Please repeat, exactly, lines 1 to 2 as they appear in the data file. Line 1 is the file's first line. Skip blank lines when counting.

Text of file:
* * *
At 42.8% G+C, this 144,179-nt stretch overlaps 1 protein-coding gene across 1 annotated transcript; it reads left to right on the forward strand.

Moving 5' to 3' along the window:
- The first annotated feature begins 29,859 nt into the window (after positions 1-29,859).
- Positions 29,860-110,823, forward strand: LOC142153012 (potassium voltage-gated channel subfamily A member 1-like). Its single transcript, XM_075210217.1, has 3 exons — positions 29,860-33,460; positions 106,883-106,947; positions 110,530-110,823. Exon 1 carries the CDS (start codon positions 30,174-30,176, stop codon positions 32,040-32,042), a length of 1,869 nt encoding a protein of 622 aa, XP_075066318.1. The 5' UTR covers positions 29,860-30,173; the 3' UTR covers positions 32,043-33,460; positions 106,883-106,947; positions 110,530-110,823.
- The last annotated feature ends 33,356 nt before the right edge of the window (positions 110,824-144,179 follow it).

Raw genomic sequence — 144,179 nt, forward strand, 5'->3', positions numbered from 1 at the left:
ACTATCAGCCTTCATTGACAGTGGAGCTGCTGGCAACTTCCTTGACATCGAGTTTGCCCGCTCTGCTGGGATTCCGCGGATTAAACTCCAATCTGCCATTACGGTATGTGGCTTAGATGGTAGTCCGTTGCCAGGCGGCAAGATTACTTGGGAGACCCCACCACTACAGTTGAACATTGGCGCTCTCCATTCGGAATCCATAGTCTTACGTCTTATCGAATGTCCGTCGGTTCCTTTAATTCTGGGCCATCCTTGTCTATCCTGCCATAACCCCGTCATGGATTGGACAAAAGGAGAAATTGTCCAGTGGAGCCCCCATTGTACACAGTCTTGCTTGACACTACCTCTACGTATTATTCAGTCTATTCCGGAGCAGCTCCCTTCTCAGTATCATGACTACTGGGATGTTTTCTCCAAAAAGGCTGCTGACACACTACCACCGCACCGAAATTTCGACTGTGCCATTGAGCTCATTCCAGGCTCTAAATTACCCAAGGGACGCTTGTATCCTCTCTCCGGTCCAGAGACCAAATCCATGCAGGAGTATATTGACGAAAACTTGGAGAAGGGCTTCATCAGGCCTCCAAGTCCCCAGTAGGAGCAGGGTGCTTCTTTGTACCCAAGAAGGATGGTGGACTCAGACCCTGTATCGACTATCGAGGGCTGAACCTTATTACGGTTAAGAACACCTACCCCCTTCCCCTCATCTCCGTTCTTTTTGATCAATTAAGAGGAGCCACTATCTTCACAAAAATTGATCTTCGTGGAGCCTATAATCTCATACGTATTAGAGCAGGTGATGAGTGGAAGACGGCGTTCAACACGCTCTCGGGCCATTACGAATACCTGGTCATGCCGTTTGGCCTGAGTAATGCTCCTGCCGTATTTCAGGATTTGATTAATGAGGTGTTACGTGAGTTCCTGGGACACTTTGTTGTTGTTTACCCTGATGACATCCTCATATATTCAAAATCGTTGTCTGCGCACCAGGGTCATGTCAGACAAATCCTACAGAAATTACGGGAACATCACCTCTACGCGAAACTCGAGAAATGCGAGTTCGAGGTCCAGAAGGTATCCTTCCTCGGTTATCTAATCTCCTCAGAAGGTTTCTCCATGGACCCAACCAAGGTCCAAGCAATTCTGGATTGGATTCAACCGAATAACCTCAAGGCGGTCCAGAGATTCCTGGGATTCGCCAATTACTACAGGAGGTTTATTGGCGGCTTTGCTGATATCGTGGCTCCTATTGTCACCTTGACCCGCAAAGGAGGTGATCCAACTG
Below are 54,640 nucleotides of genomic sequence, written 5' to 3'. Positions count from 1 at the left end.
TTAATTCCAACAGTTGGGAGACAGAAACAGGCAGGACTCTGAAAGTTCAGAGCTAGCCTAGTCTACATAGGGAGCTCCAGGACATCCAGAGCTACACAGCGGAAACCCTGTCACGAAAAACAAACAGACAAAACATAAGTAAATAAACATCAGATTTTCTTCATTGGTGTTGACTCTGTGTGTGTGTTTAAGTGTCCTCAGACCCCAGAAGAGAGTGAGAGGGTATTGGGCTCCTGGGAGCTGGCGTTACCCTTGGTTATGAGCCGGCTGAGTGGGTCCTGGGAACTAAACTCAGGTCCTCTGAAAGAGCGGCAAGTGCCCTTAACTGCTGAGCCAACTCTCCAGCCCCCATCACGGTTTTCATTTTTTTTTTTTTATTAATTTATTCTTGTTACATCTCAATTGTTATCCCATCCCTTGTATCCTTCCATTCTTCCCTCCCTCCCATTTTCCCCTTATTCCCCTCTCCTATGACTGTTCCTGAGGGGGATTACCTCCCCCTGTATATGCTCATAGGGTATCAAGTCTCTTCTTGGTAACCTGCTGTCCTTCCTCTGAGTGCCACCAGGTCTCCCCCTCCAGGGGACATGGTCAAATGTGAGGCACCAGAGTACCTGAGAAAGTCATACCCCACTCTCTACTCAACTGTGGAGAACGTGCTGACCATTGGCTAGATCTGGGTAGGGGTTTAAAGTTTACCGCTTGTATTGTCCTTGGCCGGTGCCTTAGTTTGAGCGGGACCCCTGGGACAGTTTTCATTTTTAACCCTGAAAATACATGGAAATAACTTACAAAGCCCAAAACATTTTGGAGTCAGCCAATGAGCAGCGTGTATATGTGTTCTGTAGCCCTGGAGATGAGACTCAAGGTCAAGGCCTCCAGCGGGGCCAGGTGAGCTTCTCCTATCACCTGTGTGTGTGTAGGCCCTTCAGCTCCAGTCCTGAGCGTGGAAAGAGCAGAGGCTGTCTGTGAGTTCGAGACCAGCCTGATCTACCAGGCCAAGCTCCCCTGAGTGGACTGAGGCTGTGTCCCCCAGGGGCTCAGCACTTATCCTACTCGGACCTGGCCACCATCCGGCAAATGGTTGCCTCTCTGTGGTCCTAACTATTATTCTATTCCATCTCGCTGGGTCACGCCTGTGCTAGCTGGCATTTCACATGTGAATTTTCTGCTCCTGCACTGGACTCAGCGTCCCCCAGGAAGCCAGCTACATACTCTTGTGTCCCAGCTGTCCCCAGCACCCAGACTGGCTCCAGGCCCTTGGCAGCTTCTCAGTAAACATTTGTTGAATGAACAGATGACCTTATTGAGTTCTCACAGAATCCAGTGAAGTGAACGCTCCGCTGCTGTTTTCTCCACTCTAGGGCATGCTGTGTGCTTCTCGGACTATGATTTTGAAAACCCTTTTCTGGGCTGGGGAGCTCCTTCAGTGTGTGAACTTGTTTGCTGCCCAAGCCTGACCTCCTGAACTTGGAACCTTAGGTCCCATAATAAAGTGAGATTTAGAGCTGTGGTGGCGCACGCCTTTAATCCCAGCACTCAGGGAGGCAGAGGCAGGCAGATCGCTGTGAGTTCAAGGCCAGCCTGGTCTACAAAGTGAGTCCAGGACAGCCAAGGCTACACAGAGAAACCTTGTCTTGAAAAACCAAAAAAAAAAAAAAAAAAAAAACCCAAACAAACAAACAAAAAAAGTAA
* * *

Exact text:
At 42.8% G+C, this 144,179-nt stretch overlaps 1 protein-coding gene across 1 annotated transcript; it reads left to right on the forward strand.

Moving 5' to 3' along the window: